Bridge Collapse Highlights Infrastructure Questions

The collapse of the 35W Mississippi River Bridge is still reverberating in the collective psyche of Minnesotans and Americans, but Steven Flynn at Popular Mechanics says that this is just a symptom of a larger problem:
It is not just roads and bridges that are being stressed to the breaking point. Two weeks ago New Yorkers were scrambling for cover after a giant plume of 200-degree steam and debris shot out of the street and into the air. The mayhem was caused by the explosion of a steam pipe, installed underground in 1924 to heat office buildings near Grand Central station. In January 2007, Kentuckians and Tennesseans woke up to the news that the water level of the largest man-made reservoir east of the Mississippi would have to be dropped by 10 ft. as an emergency measure. The Army Corps of Engineers feared that if it didn’t immediately reduce the pressure on the 57-year-old Wolf Creek Dam, it might fail, sending a wall of water downstream that would inundate communities all along the Cumberland River, including downtown Nashville.

The fact is that Americans have been squandering the infrastructure legacy bequeathed to us by earlier generations. Like the spoiled offspring of well-off parents, we behave as though we have no idea what is required to sustain the quality of our daily lives. Our electricity comes to us via a decades-old system of power generators, transformers and transmission lines—a system that has utility executives holding their collective breath on every hot day in July and August. We once had a transportation system that was the envy of the world. Now we are better known for our congested highways, second-rate ports, third-rate passenger trains and a primitive air traffic control system. Many of the great public works projects of the 20th century—dams and canal locks, bridges and tunnels, aquifers and aqueducts, and even the Eisenhower interstate highway system—are at or beyond their designed life span.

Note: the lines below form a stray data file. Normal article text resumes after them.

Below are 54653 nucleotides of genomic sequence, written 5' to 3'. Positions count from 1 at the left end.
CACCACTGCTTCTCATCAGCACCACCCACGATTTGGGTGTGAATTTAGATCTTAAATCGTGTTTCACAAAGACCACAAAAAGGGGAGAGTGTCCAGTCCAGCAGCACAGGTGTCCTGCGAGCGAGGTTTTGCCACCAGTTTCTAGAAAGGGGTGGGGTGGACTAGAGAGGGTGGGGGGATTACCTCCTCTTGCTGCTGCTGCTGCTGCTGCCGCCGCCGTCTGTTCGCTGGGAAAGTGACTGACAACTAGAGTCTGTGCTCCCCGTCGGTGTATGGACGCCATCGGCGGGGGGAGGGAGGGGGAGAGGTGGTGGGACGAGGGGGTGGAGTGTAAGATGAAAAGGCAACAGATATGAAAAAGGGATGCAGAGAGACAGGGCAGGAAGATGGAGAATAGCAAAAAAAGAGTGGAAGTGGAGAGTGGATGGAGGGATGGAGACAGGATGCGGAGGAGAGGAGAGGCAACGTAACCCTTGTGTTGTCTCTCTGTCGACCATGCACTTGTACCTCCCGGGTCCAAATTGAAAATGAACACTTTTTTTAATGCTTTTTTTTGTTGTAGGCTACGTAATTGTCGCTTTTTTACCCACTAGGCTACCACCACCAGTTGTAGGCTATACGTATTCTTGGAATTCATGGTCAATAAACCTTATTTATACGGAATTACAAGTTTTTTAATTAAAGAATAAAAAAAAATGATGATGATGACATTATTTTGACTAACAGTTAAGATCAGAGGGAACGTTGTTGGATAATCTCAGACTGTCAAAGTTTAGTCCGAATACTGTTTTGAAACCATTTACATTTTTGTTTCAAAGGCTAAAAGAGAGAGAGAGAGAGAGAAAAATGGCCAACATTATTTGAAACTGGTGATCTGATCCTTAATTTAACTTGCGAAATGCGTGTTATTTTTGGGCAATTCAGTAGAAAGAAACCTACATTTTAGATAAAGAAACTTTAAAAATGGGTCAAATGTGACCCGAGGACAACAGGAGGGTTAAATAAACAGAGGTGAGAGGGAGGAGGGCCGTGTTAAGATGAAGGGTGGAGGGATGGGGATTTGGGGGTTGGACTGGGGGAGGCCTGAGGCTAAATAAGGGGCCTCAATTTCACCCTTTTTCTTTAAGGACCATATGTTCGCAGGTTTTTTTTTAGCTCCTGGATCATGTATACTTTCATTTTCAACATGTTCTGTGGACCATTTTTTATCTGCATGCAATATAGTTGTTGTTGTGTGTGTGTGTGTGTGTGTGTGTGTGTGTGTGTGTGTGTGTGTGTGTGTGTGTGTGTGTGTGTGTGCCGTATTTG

Unfortunately, this is spot on. The truth is that we've been able to skate by on a slowly disintegrating infrastructure because it was built well in the first place. But the fact is that the infrastructure we've been given isn't going to last forever.

Aside from the human cost, the loss of the 35W bridge in Minneapolis will have an economic impact in the billions of dollars. The price tag for a new bridge alone starts at a quarter of a billion, and likely goes up from there. The cost of rerouting traffic off of one of the major arteries of the Minnesota highway system for years to come...that's incalculable right now.

It's tempting to attack the Republicans for this, and indeed, I will; the GOP in my state, led by Tim Pawlenty, has cheerfully put off funding roads and transit in order to avoid having to raise taxes. And obviously we've poured a ton of money into Iraq with little to show for it. But the truth is that the Democrats haven't been much better; they've been far too willing to meekly agree that taxes are always inherently evil, and to avoid fully-funding our nation's infrastructure because...well, I mean, who notices if a bridge is a little bit old?

Well, dozens of my fellow Minnesotans did yesterday. And more Americans will very soon unless we as a country seize the opportunity to begin building and expanding our infrastructure, so that we can bequeath to our grandchildren what our grandparents bequeathed to us.

This will mean political discussions in the wake of tragedy, something people rightly wish to avoid. But in this case, we can't. This is a political discussion by its very nature. It is a political decision to fund or not to fund our infrastructure. Asking what failed on 35W -- and ensuring it fails nowhere else -- is a vital good. And if fingers get pointed in the process, that's fine. Several people are dead today, and someone made a serious mistake with regard to the safety of the 35W Mississippi River Bridge. Those someones need to be held accountable. Good governance requires nothing less.

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